From this description, it appears that when the plaintiff checked her radiator, standing at the front of her car with her back to the grease pit, she was approximately 6 feet distant from the edge of the grease pit. The plaintiff testified that she was looking ahead as she walked toward the building on the left side of her car, so the pit was directly in view just a moment before she decided to back in out of the rain. She testified that she had no trouble with her eyesight. She said that she knew it was dangerous to walk backwards or step backwards at any time or place but she testified that as she got "just inside" the grease room she looked back or turned part way around to see if it was safe.
The plaintiff's testimony with respect to her caution as she backed into the building is substantially as follows: "I looked enough to see that where I wanted to step was all right, and I started to put my umbrella down. At least I thought it was all right right there * * * where I stepped was safe, I felt I could put my foot there. I looked that that was all right * * * I was very careful * * * I could see I had space enough to get back out of the rain. That was what I was interested in, getting back out of the rain." Then, according to the plaintiff's testimony, as she was starting to put her umbrella down, she "slipped and fell down into the pit backwards" after taking "one or two steps." The plaintiff says the cause of her accident is that she "slipped on some grease."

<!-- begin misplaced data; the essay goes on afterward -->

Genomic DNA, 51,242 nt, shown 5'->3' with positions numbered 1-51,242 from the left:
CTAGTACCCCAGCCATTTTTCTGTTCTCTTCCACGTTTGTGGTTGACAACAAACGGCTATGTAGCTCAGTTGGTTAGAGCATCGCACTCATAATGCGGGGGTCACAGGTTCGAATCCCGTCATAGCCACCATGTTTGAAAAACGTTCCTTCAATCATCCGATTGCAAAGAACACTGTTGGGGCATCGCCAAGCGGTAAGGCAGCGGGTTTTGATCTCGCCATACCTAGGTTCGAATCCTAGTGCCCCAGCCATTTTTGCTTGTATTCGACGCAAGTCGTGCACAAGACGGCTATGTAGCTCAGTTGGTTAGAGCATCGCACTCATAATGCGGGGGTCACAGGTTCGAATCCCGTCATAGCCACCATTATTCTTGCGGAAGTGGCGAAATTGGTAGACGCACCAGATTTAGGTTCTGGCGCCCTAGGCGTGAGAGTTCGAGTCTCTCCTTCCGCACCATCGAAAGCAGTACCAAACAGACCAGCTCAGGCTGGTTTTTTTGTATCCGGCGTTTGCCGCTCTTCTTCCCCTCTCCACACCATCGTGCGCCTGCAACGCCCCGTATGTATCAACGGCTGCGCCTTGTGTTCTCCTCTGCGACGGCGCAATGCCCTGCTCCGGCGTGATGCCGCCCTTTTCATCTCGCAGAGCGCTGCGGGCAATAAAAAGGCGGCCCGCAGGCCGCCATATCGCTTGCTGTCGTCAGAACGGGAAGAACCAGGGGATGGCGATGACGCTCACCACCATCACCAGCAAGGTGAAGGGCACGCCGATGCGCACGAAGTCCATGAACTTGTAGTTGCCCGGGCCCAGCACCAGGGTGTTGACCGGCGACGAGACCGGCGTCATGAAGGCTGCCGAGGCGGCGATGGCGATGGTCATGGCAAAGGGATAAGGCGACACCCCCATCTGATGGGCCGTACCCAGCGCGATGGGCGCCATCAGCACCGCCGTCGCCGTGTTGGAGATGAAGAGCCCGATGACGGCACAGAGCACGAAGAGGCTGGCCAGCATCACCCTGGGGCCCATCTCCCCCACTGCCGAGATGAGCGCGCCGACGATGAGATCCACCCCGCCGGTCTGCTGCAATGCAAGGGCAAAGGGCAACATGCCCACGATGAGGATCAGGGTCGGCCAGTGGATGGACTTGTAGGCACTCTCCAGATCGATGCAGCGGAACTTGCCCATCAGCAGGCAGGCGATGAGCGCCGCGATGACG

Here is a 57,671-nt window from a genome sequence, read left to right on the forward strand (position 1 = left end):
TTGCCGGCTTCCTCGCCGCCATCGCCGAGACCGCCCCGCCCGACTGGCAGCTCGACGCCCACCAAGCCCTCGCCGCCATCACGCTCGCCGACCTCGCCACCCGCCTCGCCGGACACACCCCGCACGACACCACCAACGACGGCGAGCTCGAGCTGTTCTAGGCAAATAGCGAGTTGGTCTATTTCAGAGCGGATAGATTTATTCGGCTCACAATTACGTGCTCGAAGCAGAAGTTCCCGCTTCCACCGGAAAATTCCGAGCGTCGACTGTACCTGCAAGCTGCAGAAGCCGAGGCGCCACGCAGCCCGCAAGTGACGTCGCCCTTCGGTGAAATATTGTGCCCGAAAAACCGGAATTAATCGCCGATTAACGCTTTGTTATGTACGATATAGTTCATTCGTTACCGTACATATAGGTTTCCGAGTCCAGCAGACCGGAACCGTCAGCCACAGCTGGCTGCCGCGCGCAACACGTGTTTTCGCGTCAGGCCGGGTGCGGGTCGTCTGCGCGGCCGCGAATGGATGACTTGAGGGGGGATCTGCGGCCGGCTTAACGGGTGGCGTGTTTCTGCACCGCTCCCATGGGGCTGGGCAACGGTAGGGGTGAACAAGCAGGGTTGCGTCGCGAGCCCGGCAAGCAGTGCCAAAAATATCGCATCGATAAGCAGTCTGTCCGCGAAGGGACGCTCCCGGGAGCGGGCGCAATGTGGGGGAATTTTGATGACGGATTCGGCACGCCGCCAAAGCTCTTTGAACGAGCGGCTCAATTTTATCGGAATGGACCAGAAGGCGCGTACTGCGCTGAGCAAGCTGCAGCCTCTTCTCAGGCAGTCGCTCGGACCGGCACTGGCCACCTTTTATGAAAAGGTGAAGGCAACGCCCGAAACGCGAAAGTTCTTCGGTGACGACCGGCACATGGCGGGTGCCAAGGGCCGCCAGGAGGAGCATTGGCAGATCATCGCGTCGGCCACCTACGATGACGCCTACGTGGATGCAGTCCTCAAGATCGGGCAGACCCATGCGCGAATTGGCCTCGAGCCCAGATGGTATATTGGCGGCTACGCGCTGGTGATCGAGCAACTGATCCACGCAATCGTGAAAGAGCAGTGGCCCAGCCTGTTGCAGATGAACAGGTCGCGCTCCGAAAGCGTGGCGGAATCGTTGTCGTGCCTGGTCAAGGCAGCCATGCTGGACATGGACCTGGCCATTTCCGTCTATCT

We think that the evidence before us, according to the New Hampshire cases, establishes the plaintiff's contributory negligence as a matter of law and therefore, the plaintiff was not entitled to have her case submitted to the jury.
It seems to us that the facts in this case come within the scope of the decision in Heidenreich v. Dumas, 1937, 88 N.H. 453, 190 A. 705, 706, where the court, in finding contributory negligence as a matter of law, said: